Now, does the United Nations have a right to say who can and who can't have technology of any sort? Only if EVERY country has representation in the UN - bar none for any any reason. Then that body can make laws that govern the course of nations. Until then, no. They are no different from any otherorganization on the planet. Think of it like the United States of Earth. Know what I mean?

Well that's my 2 cents. Maybe its only worth a penny and half now but there it is anyway.



posted on Feb, 9 2007 @ 01:53 AM
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Originally posted by Mr No One
Do you think that the US government would stop developing any weapons technology because some other country told us to? Hell no. Why? It none of their business what we do.

Of course its our business, they're saying that we are literally 'the devil', what do you think they are going to do to us once they get these weapons?

It doesn't matter what rights the US claims, Iran made a deal with the international community by which it was given nuclear technology, they didn't develop it theirselves, they've been given a technology that the US invented, and were only given it because they gave up the right to have nuke weapons permanently, and agreed, permanently, to give full access to international monitoring agencies.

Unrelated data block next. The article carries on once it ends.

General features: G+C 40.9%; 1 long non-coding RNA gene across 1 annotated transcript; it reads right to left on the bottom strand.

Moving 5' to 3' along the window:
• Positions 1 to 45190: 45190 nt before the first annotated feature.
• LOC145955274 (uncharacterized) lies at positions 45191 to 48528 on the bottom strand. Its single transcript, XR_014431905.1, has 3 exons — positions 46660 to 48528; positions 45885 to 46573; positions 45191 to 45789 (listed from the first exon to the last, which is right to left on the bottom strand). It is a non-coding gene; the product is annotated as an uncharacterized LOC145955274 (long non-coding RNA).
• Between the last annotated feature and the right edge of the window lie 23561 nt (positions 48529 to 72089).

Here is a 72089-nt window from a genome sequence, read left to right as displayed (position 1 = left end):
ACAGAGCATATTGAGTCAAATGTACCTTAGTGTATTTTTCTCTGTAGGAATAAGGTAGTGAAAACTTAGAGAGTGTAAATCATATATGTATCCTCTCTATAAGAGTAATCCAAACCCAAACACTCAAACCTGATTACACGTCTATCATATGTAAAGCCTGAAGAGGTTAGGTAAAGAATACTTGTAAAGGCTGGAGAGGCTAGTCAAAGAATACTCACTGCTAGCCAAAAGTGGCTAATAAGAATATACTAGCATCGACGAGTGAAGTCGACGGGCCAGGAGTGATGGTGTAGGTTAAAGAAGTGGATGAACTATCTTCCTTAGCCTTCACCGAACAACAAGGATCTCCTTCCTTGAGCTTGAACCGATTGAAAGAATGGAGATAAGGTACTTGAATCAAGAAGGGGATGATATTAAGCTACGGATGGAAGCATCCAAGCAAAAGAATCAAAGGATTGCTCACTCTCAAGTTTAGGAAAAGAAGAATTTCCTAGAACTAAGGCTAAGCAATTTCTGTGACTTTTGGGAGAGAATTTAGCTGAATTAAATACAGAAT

Iran has no right to nuke weapons, because they gave it up. The whole idea of giving out this technology was to prevent countries from making weapons out of it, and to give them what was thought to be a fantastic new energy source that would modernize even the most backwards of countries. So no, they DON"T get to take that, and use it to make nukes, period. If they do, then we should destroy them. They know this, so its really up to them to decide if they want to get destroyed or not.



posted on Feb, 11 2007 @ 02:02 PM
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We ratified the NPT in 1970 (and it was Ireland that proposed it initially).

Edit to add: and I almost forgot, you left out India and Pakistan: they didn't sign or ratify, and they are nuclear powers. Apparently whoever lied to you didn't have a problem with those nations though, only with America and Israel (only one of which, i say again, actually failed to sign the treaty). It also bears mentioning that Israel would actually be allowed to have nukes under the treaty if they had ever conducted a test, since they had their weapons before 67. If they had gone nuclear during the 6 days war, they could have signed the treaty with a clean conscience. Ironic, isn't it? (end edit)